by Tania Campbell
I’ve worked as a production geologist for 11 years for Occidental Petroleum, and while that is a long run with one company in the energy industry, it has gone by fast. I remember being introduced to rocks in middle school, but by the time I was in high school, I was more interested in marine biology. I then went on to successfully complete a dual bachelor’s degree in marine science and geology, which laid the foundation for understanding carbonate rocks and basic geologic principles, starting me down my path as a production geologist.
The first community project I got involved in that I attribute as a catalyst to my geology interest was working with an archaeological site called the Miami Circle. Approximately 2,000 years ago, American Indians used the bedrock limestone to carve out a perfect circle to support a structure. As a volunteer I only found a few animal artifacts, but I was most interested in the exposed limestone.
There are so many different kinds of specialties in geology that sometimes it can feel overwhelming trying to figure out what you want to do. I kept an open mind and set off to learn more with a master’s degree at a different school. It is highly recommended that geologists have their master’s if they want to work in the petroleum industry. I studied hydrogeology and petroleum geology for my master’s, which has helped me work better with team members from engineering backgrounds and develop further in my core profession of doing reservoir characterization. My role involves describing and modeling the layers of rock in the subsurface to predict the most favorable areas for continued secondary and tertiary hydrocarbon recovery.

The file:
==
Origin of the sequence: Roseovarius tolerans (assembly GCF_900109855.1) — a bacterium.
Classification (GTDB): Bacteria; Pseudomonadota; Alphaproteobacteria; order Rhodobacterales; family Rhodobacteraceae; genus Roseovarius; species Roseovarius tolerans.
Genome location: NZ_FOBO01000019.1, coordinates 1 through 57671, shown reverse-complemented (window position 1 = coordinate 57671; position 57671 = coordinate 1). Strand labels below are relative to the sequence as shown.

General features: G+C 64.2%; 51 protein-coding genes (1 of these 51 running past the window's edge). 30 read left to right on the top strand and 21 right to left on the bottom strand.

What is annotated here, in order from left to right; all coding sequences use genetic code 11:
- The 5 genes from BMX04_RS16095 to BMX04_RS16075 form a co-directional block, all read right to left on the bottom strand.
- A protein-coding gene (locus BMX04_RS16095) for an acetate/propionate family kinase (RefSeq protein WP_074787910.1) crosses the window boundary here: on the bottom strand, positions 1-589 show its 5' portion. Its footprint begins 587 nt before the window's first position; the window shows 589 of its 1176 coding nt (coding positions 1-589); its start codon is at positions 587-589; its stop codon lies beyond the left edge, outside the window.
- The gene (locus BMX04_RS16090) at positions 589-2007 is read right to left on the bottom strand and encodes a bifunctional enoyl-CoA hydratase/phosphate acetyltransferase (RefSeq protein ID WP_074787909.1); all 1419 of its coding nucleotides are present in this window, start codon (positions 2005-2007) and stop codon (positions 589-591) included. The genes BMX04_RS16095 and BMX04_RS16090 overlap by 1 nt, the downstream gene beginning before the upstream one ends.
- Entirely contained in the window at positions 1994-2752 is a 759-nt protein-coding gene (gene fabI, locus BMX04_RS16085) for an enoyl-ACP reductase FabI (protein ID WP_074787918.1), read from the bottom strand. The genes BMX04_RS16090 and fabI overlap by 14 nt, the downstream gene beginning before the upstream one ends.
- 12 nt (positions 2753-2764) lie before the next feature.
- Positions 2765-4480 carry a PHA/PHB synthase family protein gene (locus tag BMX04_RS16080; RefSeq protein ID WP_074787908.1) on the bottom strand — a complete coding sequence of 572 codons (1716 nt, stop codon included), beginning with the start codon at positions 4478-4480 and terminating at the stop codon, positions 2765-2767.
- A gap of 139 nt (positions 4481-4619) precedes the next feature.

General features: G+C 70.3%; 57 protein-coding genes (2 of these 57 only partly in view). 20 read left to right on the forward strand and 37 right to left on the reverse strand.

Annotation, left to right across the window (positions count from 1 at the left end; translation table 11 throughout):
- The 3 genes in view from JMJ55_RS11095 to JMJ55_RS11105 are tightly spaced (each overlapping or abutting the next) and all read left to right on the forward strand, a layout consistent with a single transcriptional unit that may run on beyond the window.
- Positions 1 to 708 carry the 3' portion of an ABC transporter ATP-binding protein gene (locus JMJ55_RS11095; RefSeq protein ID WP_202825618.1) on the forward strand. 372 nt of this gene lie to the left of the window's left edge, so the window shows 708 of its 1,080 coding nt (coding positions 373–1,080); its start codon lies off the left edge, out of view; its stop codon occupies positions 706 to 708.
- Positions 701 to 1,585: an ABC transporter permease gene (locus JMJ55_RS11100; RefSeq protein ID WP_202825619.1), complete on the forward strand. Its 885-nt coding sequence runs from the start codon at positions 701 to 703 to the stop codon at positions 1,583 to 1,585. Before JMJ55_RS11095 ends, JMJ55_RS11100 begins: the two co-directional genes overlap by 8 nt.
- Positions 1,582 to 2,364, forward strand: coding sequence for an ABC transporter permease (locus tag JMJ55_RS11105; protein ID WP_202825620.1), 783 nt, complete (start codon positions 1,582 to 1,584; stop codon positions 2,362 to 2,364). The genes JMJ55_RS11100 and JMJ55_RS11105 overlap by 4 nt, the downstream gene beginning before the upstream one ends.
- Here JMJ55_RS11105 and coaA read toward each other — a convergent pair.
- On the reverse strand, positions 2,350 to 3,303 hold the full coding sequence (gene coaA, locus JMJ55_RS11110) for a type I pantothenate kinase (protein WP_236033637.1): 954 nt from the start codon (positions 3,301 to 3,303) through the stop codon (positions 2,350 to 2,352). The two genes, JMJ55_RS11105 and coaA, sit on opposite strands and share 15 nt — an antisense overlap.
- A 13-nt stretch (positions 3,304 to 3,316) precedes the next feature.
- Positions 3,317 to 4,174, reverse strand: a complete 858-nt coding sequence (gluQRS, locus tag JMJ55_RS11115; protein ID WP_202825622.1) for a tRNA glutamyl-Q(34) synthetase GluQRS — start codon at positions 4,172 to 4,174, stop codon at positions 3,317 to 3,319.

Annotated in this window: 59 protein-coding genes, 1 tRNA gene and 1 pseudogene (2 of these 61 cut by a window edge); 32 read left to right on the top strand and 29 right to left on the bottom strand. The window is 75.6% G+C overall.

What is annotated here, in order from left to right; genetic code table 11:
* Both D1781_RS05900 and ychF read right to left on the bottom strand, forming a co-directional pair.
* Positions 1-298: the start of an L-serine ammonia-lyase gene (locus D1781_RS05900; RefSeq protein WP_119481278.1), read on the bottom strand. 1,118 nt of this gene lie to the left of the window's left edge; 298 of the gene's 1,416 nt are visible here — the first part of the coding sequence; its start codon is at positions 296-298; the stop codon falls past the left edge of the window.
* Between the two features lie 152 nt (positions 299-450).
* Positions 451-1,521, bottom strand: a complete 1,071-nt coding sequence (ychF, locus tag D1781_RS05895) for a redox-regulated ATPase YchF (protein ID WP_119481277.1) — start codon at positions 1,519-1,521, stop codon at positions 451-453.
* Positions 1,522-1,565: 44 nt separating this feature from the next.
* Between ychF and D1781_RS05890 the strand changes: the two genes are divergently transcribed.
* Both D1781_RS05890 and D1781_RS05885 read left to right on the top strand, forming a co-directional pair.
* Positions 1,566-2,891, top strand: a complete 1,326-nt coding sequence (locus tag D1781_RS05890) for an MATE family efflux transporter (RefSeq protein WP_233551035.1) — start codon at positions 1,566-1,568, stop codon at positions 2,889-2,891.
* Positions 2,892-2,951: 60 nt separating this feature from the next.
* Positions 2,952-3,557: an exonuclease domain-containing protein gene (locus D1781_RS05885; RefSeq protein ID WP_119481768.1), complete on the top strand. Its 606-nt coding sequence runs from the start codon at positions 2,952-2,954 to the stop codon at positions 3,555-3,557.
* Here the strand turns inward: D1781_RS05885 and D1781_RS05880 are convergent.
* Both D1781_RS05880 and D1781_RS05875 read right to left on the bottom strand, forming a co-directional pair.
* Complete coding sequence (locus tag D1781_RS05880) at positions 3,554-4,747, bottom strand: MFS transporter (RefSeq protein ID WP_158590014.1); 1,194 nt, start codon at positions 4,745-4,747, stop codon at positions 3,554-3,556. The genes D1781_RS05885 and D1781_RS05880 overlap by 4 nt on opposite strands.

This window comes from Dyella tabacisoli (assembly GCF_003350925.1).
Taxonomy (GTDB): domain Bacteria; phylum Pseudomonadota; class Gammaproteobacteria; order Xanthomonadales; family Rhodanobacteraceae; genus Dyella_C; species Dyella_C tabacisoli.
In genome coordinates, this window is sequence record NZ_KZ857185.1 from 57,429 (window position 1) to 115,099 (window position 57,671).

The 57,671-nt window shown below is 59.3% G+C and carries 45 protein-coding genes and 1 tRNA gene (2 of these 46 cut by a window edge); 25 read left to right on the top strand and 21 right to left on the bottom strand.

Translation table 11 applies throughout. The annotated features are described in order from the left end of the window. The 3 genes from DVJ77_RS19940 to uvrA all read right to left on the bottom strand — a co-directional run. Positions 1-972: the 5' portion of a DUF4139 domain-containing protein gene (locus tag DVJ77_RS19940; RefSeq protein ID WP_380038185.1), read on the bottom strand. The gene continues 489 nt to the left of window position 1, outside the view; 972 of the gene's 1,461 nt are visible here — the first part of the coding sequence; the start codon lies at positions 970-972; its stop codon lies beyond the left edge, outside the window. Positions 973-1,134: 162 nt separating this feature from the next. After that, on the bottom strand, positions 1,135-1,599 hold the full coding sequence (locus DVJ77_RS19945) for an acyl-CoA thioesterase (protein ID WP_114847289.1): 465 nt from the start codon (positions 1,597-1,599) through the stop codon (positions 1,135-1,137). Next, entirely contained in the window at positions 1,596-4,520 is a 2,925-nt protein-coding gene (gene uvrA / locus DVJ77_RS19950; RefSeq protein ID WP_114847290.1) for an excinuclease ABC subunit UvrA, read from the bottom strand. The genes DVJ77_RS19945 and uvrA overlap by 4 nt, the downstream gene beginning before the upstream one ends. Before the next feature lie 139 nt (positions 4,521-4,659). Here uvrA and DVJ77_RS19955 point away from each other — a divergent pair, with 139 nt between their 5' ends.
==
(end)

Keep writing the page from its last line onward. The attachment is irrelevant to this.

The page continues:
I am extremely thankful for my education and the career opportunities that have brought me to a place where I enjoy coming to work. Every day there is a different problem to tackle. Sometimes it requires communicating with engineers and understanding other types of non-geo data, or sometimes I need to go on a field trip to an outcrop or a core lab to visualize what the rocks could look like in the subsurface. Or Maybe that day I make maps of the reservoir. It is forever changing in the geology profession.
About the author: Tania Campbell is a production geologist with Oxy Permian Enhanced Oil Recovery, a global corporation partnered with the Houston Museum of Natural Science’s Girls Exploring Math and Science (GEMS) program to help educate girls through hands-on science activities and outreach.